And Then There Were 31

No this is not an Agatha Christie remake.

Although, she was definitely on to something.

Allow me to explain.

In 2010 USDA conducted a survey and found that “only 0.25% of 12,845 samples of drinking water and food contained pesticide residues above tolerance limits set by the EPA. [Environmental Protection Agency]” Therefore:“The report concluded that pesticide residues pose no safety risk through food”

Well terrific! Give a point to the written art of the Media Skew… 0.25% is written in a way that looks negligible.

As negligible as the EPA/USDA needs you to believe it is. 0.25% = 0.0025.

But out of 12,845 that is still 32 samples.

32 samples.

SO if each person was given one sample, 32 people would have been exposed to unsafe levels of the pesticide – an event that has been strictly tied to a spectrum of disorders beginning with attention/learning deficits in childhood and progressing to neuro-degenerative conditions [like Parkinson’s] later in life.

If you are one of the 32 people …you may start to question the EPA’s thought process, yes?

Even if you aren’t, keep in mind that was ONE sample on ONE day.

Perhaps tomorrow you are one of the 32.

Or should I say, 31.

The real world is not confined to a controlled laboratory.

Is it just me or would it it be a lot more helpful if scientists are going to spend their time researching that they actually work with Governing bodies to publish the information in a way that values health instead of bank accounts?

But alas, lots of money to be saved using all those pesticides [increased crop yields, etc*]; lots of money to be made on all those pharmaceuticals to treat those spectrum symptoms I mentioned…

I know, I know you thought that pesticides were a thing of the past… what with DDT gone some 42 years ago at this point… sadly no.

I mean, well yes, DDT is off the shelves, but we just replaced it with something else.

A little something called Organophosphates.

MMMMM organophosphates – organic pesticides, how….green!

Oh yes, I will drive my Prius over to the factory right now and thank them personally.

Don’t be fooled my dear readers.

It may have the word “organo” [no this is not Spanish for organ] in it but they are anything but. Organophosphates are a by-product of WWII where they were used as nerve agents. That’s right… that warm, fuzzy feeling you get isn’t because it’s organic, that’s the feeling of your acetylcholine neurotransmissions being blocked and your nervous system being hacked warfare-style.

Oh, and also, a few others studies are confirming that in-utero contact with these organophosphates [meaning, the mom came into contact with them through food/water] has been linked to disturbances in testosterone and estrogen production for the unborn baby. Laure Vandenberg of Tufts University Center for Regenerative and Developmental Biology reviewed 800+ of these in-utero type cases and had this to say, “Chemicals that mimic hormones, even in low doses, can have a profound effect on the biology of our bodies”.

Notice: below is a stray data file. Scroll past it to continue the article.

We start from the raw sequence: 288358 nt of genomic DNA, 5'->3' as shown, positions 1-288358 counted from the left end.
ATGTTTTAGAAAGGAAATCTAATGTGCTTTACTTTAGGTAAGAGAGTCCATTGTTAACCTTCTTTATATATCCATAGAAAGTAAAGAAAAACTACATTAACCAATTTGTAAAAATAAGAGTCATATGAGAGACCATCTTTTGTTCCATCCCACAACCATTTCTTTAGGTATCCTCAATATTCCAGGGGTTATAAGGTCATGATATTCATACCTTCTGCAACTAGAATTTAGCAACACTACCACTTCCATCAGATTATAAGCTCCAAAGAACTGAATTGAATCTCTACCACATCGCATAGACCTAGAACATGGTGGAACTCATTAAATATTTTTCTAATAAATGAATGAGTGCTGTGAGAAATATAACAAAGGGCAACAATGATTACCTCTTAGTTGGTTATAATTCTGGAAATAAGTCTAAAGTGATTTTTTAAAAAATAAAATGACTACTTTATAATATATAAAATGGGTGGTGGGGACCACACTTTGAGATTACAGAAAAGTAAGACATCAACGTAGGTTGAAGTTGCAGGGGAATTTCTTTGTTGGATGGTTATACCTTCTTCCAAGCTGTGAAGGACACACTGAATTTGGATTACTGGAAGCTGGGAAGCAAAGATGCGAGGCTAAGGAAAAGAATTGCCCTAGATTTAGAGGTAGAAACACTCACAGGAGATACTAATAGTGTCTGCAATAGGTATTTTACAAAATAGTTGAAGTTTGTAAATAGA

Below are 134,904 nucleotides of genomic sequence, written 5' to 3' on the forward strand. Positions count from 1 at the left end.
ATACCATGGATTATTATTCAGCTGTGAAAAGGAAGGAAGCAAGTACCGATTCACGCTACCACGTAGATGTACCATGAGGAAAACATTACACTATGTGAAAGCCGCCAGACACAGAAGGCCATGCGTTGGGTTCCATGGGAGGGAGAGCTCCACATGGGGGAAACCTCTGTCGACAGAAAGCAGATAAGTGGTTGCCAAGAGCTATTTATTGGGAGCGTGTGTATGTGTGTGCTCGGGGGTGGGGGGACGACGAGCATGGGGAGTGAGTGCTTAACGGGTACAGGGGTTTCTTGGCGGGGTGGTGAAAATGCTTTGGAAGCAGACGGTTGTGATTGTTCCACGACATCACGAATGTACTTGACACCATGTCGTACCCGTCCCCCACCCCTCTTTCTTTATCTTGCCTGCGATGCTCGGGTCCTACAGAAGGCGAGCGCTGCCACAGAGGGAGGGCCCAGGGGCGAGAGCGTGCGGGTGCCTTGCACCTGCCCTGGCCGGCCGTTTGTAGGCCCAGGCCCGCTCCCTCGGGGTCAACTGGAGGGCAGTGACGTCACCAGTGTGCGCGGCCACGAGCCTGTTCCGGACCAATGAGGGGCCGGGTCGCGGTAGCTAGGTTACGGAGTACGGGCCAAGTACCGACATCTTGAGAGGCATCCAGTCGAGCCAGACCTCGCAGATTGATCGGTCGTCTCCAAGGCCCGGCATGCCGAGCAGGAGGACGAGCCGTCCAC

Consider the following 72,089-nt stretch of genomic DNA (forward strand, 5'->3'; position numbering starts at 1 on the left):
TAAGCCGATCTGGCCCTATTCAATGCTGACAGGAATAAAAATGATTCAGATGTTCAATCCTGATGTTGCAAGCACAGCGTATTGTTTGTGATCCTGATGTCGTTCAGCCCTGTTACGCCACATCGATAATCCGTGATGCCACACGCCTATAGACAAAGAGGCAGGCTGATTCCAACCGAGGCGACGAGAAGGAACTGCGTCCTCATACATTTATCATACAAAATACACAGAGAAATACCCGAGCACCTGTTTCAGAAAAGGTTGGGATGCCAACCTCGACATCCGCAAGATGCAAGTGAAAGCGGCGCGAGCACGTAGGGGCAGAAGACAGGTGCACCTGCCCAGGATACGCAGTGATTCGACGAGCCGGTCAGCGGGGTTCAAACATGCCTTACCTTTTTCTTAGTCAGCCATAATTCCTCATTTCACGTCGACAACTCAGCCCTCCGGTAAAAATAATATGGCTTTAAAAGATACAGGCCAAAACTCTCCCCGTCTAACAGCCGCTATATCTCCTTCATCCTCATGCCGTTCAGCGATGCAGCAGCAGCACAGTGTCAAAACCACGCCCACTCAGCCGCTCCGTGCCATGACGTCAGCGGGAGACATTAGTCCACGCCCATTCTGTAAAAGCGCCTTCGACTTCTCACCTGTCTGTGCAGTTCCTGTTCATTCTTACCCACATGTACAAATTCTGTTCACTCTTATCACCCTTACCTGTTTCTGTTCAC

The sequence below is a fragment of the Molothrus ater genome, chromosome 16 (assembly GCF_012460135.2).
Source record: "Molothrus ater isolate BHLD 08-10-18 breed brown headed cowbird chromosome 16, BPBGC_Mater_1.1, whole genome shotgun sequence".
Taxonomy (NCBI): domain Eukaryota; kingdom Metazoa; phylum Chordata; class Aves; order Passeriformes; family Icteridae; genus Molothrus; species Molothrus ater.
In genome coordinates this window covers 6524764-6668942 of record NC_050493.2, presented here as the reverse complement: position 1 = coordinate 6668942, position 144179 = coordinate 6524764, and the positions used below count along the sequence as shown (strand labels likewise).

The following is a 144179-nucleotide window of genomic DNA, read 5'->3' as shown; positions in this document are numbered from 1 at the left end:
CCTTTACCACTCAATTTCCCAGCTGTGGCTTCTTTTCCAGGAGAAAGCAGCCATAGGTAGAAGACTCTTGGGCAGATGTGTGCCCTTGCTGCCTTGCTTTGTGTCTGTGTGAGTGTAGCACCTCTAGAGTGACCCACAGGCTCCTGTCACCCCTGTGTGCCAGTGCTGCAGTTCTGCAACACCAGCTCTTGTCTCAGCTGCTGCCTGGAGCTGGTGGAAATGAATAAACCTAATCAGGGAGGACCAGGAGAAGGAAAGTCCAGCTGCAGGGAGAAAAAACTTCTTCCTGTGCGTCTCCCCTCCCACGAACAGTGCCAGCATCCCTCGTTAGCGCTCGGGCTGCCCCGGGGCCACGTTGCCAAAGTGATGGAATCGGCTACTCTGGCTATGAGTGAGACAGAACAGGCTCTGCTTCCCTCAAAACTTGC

The hormone disruption was so extreme in some animal studies that the animals were literally turned into hermaphrodites bearing both male and female reproductive organs.

While direct animal to human comparisons can’t [and shouldn’t] be made, when you consider the size differential of brains between say frogs and humans – it could just be a dispersion issue and humans chronically exposed for say 40+ yrs could develop increased symptomology that shows up in just a few months in the frogs….Yes?  Either way, any sort of [involuntary] chemical-induced hormonal disturbance should be seen a red flag.

Unfortunately, it rarely is.

Most case studies that show adverse effect on animals are not removed from the market until they can be confirmed to be comparably lethal to humans.

I’m not going to call PETA, but it does sort of beg the question as to why even bother if we end up testing humans anyways and it has to go badly [aka severe health deficits, possibly death] before change is considered. I’m thinking… if the rats keel over and the male frog gets a vagina… it’s probably not good long term for any living, breathing thing on Earth. Unless we all wanted to just be able to reproduce by ourselves.

Interesting theory.

No more alimony, though.

While you are contemplating the pros of cons of having sex with yourself, let me just share one last thing – a quick supermarket guide to show the foods most commonly sprayed with pesticides that you may want to consider buying organic or washing really well.

Or both. Those hands that put all those peaches on display could have just …



Handy-dandy cut out one for your wallet

Handy-dandy cut out one for your wallet

* In case you are thinking “but we need those crop yields! There are starving people! If we lost even more crops to insects, how would we feed all those starving people???”.

My dear Reader. It is a misappropriation of food we have. Not a scarcity. We feed more food to Livestock than is generated from the Livestock.

p.s. Whose idea was that? That’s like when I found out it costs 5.7cents to manufacture a $1 bill. So right off the bat it is only worth 94.3 cents.

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